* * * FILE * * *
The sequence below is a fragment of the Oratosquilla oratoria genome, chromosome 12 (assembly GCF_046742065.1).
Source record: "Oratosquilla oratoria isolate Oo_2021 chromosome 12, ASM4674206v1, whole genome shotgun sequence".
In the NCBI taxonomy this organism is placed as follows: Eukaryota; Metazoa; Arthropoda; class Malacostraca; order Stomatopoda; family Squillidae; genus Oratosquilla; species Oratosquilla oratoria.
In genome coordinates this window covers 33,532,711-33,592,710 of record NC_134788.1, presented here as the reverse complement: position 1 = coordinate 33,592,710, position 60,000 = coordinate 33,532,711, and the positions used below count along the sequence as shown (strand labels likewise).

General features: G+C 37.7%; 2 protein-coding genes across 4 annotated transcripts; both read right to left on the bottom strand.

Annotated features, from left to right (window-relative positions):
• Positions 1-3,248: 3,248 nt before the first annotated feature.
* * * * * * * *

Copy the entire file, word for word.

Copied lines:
The sequence below is a fragment of the Oratosquilla oratoria genome, chromosome 12 (assembly GCF_046742065.1).
Source record: "Oratosquilla oratoria isolate Oo_2021 chromosome 12, ASM4674206v1, whole genome shotgun sequence".
In the NCBI taxonomy this organism is placed as follows: Eukaryota; Metazoa; Arthropoda; class Malacostraca; order Stomatopoda; family Squillidae; genus Oratosquilla; species Oratosquilla oratoria.
In genome coordinates this window covers 33,532,711-33,592,710 of record NC_134788.1, presented here as the reverse complement: position 1 = coordinate 33,592,710, position 60,000 = coordinate 33,532,711, and the positions used below count along the sequence as shown (strand labels likewise).

General features: G+C 37.7%; 2 protein-coding genes across 4 annotated transcripts; both read right to left on the bottom strand.

Annotated features, from left to right (window-relative positions):
• Positions 1-3,248: 3,248 nt before the first annotated feature.